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Divergent thinking is a thought process or method used to generate creative ideas by exploring many possible solutions. It is often used in conjunction with convergent thinking, which follows a particular set of logical steps to arrive at one "correct" solution. Divergent thinking typically occurs in a spontaneous, free-flowing manner, such that many ideas are generated in a random, unorganized fashion. Many possible solutions are explored in a short amount of time, and unexpected connections are drawn. Following divergent thinking, ideas and information are organized and structured using convergent thinking.[1]

Psychologists have found that a high IQ alone does not guarantee creativity. Instead, personality traits that promote divergent thinking are more important. Divergent thinking is found among people with personalities which have traits such as nonconformity, curiosity, willingness to take risks, and persistence.[2] Additionally, researchers at Vanderbilt University found that musicians are more adept at utilizing both hemispheres and more likely to use divergent thinking in their thought processes.[3]

Activities which promote divergent thinking include creating lists of questions, setting aside time for thinking and meditation, brainstorming, subject mapping / "bubble mapping", keeping a journal, creating artwork, and free writing.[1] In free writing, a person will focus on one particular topic and write non-stop about it for a short period of time, in a stream of consciousness fashion.[1]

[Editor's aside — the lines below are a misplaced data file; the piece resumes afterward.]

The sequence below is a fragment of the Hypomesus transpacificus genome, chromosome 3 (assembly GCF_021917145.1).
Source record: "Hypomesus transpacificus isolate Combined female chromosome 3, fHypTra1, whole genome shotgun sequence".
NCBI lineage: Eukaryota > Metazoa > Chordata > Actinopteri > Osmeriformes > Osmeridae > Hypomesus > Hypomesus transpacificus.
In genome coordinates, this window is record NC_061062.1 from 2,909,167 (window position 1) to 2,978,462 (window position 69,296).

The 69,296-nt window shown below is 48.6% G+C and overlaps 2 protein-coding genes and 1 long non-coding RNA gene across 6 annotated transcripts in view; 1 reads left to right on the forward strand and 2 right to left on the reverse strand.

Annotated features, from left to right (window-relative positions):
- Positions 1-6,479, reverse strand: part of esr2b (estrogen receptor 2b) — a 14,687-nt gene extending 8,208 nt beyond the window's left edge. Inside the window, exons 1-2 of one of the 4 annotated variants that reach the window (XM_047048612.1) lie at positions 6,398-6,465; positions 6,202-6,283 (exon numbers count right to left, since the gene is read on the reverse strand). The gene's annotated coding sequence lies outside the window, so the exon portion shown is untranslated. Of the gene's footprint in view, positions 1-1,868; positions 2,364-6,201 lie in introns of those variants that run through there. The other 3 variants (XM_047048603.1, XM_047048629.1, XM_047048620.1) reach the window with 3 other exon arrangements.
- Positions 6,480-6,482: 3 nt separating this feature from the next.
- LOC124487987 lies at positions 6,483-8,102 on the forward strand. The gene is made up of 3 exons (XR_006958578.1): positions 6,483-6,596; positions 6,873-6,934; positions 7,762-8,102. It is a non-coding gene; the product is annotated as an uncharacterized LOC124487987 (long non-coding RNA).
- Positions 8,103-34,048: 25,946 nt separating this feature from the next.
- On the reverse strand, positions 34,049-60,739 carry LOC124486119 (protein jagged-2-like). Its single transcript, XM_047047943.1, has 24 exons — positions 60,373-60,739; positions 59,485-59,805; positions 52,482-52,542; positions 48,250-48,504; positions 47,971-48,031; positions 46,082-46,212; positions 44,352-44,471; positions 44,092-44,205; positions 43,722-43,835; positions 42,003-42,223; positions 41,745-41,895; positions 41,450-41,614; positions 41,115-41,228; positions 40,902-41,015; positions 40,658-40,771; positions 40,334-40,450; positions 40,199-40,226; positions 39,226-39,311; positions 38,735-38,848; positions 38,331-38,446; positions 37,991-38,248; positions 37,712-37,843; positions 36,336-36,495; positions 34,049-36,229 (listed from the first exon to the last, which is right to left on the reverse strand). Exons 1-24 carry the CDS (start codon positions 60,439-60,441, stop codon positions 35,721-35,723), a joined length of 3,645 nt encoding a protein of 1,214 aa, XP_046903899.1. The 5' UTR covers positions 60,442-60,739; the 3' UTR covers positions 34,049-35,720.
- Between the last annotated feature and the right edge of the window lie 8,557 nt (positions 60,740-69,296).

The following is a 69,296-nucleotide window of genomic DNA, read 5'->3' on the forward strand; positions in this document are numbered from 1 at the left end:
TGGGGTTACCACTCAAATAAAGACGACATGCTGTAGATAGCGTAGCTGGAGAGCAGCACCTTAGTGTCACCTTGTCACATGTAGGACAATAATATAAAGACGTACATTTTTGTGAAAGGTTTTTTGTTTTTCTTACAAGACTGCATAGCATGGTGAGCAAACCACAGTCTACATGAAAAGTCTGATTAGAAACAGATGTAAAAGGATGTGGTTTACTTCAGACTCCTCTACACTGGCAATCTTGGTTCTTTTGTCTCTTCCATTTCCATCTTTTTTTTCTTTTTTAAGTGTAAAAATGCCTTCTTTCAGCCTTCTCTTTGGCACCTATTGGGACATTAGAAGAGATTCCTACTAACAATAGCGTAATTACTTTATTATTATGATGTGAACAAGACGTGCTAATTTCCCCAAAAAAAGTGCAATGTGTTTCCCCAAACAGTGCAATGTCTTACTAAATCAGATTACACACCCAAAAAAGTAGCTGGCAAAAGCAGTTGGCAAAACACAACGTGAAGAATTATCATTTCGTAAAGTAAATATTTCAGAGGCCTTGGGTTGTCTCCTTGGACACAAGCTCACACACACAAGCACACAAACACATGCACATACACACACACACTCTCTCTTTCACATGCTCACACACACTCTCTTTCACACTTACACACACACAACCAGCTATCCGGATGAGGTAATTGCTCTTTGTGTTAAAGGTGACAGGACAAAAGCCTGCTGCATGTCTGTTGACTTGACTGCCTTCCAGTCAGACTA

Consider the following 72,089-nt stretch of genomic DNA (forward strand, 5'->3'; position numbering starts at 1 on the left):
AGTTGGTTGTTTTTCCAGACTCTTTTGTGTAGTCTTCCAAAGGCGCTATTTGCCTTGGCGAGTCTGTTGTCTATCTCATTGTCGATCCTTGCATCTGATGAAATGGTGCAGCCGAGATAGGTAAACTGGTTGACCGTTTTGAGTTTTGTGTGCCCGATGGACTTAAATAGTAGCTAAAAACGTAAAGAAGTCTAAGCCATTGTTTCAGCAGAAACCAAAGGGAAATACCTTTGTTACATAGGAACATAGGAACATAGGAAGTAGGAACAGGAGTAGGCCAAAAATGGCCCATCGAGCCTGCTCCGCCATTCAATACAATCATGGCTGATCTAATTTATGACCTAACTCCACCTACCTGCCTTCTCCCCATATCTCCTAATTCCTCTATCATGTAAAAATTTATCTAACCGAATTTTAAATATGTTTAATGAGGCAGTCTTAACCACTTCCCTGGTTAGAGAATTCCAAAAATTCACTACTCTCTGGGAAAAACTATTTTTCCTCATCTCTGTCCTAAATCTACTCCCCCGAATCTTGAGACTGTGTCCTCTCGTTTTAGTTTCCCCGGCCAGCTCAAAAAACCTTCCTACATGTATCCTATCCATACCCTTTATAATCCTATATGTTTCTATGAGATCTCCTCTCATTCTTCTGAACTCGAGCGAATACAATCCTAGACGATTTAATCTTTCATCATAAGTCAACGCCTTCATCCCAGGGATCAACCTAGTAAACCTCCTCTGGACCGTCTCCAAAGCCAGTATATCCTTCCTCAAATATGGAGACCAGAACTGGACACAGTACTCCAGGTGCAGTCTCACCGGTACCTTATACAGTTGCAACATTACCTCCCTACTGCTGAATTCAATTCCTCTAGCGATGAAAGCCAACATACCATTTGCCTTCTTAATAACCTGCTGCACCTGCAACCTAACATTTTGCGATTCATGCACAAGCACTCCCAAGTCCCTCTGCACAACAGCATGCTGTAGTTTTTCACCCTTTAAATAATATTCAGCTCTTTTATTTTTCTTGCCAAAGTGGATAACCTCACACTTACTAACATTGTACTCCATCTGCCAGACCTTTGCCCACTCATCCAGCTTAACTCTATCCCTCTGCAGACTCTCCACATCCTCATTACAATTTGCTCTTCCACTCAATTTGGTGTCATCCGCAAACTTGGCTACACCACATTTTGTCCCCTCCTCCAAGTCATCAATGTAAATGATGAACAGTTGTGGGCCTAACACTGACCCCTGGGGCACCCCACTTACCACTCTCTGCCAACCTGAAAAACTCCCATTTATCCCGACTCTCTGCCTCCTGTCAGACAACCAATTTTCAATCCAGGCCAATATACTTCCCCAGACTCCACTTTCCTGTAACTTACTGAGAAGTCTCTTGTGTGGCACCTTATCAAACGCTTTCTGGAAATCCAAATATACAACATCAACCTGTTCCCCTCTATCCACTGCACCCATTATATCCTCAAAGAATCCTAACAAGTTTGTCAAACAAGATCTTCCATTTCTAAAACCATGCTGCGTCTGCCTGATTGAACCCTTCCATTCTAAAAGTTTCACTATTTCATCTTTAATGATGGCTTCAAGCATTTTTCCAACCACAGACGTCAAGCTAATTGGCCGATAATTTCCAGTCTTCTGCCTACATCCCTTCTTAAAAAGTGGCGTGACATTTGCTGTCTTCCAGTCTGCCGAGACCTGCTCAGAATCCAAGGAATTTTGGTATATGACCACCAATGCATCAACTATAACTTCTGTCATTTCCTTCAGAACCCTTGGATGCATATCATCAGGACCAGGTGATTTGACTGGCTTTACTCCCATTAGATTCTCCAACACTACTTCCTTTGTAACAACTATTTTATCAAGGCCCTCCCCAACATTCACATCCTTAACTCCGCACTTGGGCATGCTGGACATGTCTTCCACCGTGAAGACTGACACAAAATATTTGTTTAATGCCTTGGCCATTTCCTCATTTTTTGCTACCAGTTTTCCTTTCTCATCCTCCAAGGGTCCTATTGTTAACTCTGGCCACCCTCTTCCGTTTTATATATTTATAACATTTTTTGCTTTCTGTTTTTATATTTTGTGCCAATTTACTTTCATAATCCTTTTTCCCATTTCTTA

References

  1. ^ a b c "Strategies of Divergent Thinking". University of Washington. http://faculty.washington.edu/ezent/imdt.htm. Retrieved 2009-08-06.  
  2. ^ Wade, Carole; Tavris, Carol (2008). Inviation to Psychology. Upper Saddle River, NJ: Pearson - Prentice Hall. pp. 258. ISBN 0-13-601609.  
  3. ^ "Musicians use both sides of their brains more frequently than average people". PhysOrg.com. 2008-10-02. http://www.physorg.com/news142185056.html. Retrieved 2009-08-06.  

See also

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